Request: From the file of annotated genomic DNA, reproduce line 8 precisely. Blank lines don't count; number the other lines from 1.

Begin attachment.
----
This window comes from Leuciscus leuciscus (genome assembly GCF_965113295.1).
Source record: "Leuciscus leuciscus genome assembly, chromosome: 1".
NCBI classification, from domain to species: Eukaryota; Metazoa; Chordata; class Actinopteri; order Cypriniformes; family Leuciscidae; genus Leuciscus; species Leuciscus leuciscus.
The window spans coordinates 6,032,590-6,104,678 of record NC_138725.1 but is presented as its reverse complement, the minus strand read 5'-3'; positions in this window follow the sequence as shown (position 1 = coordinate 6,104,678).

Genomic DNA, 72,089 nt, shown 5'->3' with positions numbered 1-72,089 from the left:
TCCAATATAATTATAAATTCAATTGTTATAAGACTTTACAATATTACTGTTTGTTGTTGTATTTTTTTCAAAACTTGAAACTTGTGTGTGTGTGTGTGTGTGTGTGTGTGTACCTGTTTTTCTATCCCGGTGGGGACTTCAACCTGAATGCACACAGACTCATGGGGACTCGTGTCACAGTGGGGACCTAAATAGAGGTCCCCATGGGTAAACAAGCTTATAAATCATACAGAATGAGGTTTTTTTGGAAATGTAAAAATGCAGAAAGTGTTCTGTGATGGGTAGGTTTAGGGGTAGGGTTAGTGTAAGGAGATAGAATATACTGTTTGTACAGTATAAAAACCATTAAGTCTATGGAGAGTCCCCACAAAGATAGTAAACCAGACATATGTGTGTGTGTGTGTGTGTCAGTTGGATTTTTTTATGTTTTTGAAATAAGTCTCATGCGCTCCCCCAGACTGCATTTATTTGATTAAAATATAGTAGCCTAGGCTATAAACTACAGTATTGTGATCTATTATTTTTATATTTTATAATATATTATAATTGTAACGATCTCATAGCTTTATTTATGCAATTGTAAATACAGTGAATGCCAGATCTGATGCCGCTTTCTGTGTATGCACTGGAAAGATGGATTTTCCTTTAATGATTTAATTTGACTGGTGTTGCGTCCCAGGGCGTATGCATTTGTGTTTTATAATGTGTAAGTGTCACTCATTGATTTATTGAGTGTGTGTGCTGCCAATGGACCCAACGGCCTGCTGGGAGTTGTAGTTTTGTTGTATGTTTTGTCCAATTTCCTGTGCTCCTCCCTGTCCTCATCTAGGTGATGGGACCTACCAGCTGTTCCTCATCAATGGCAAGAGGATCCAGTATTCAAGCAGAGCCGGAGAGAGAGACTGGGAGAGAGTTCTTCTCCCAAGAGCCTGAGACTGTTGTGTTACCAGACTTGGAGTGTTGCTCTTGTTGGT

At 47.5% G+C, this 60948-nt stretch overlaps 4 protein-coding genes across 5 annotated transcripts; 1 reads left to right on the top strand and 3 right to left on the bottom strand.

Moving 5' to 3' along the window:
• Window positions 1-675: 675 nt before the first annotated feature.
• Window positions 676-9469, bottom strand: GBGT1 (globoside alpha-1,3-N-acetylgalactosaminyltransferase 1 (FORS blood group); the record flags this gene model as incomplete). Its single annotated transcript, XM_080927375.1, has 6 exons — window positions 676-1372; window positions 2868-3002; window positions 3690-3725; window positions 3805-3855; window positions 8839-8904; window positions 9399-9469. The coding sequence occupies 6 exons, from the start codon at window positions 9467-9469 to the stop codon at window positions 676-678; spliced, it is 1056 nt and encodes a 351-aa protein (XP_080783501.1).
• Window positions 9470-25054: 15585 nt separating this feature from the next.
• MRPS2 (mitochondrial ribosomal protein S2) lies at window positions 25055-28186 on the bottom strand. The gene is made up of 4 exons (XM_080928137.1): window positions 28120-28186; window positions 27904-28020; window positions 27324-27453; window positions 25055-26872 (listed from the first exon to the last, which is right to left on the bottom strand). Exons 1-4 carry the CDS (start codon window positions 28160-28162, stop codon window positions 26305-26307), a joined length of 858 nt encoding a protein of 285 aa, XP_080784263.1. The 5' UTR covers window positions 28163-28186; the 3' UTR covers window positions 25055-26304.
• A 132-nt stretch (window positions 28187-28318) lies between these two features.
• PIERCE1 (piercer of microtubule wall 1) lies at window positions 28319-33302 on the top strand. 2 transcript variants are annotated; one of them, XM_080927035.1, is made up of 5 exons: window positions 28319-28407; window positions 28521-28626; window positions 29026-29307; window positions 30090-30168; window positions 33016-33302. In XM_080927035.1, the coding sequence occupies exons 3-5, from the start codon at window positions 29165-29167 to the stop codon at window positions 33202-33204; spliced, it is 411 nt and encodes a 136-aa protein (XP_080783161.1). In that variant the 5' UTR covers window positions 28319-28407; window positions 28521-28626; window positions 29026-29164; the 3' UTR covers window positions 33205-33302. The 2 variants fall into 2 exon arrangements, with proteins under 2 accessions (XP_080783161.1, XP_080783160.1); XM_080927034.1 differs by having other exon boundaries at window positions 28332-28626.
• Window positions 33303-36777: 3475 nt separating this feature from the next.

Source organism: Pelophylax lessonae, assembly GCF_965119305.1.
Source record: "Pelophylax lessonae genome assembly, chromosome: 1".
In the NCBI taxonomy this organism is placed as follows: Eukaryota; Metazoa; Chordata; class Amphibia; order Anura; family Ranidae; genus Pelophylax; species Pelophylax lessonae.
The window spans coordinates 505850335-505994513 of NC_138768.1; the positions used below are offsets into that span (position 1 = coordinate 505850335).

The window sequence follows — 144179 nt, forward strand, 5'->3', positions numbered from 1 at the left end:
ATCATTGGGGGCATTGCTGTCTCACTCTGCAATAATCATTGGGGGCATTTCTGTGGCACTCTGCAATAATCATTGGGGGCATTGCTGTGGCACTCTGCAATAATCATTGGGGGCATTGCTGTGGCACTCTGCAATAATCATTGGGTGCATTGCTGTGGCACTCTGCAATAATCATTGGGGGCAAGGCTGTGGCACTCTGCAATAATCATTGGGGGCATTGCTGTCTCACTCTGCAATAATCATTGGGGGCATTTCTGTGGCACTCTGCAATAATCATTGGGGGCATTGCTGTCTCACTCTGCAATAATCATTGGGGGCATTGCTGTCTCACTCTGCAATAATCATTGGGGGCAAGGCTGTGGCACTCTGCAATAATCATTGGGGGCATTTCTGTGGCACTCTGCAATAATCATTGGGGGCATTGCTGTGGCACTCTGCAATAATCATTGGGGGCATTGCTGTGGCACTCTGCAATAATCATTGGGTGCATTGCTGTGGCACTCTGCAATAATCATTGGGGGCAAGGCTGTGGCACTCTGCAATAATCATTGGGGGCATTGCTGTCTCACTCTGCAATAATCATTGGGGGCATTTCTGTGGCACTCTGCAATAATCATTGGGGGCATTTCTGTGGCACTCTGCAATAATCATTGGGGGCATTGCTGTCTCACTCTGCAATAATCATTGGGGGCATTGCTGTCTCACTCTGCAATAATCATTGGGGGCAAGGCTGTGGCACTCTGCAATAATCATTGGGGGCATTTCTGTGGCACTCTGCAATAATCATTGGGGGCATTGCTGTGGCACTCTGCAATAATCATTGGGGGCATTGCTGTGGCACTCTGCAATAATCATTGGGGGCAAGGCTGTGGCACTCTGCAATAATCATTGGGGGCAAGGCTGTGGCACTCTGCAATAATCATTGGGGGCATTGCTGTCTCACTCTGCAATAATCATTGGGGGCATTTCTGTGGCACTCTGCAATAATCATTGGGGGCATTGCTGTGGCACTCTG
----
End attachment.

Moving 5' to 3' along the window: